Learning to use the Cerberus printer has opened my eyes not only to new hardware, but also to new software. I’m glad I’m getting a chance to learn this software before the Cerberus Gigante – which will be able to print sculptures 5 feet tall – arrives.

Jacob and Steve Graber, the geniuses behind Cerberus, turned me onto Repetier-Host, the printer interface, which allows the computer to talk to the printer. Even though Repetier has a built in slicer – which tells the printer how to create the layers – they recommend using a program called KISSlicer (yeah, that KISS is the one we’ve heard for years: “Keep It Simple … Slicer”).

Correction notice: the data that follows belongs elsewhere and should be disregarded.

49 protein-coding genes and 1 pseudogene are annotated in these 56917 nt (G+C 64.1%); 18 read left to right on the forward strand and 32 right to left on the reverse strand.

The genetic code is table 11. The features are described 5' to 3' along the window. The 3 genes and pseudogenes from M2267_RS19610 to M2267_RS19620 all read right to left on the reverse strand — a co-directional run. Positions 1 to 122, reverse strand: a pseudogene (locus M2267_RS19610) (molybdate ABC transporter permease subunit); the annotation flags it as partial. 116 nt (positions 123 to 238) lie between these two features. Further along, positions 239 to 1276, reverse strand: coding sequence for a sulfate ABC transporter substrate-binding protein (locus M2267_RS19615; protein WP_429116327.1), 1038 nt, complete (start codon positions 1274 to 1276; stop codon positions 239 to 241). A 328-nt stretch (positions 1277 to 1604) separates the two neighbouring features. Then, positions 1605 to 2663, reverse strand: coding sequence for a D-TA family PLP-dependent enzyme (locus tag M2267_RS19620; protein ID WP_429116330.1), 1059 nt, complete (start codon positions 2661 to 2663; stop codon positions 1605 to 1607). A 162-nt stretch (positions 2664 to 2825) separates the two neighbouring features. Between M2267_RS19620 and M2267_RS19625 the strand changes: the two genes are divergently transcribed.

Being the curious type, though, I wanted to see what the difference was between the Repetier-Host slicer and KISSlicer.

The difference was obvious – here’s a photo of a section using Repetier-Host’s slicer software:

A sample of a sculpture using the Repetier-Host slicer





… and here’s a photo showing the KISSlicer software:

A section printed using KISSlicer 3D printer software - Kevin Caron

A section printed using KISSlicer software






Everything else was the same, except the slicer software I used.

The printed material in the Repetier-Host sliced sculpture was very coarse, almost wafer-like. It snapped easily. Jacob Graber said it is because the printer head would print, move, then print again, while the KISSlicer software prints continuously.

That sample was hard and smooth – there’s no way I could snap it in two.

That little experiment confirmed: I’m sticking with KISSlicer, at least for now. Who knows what someone will develop next ….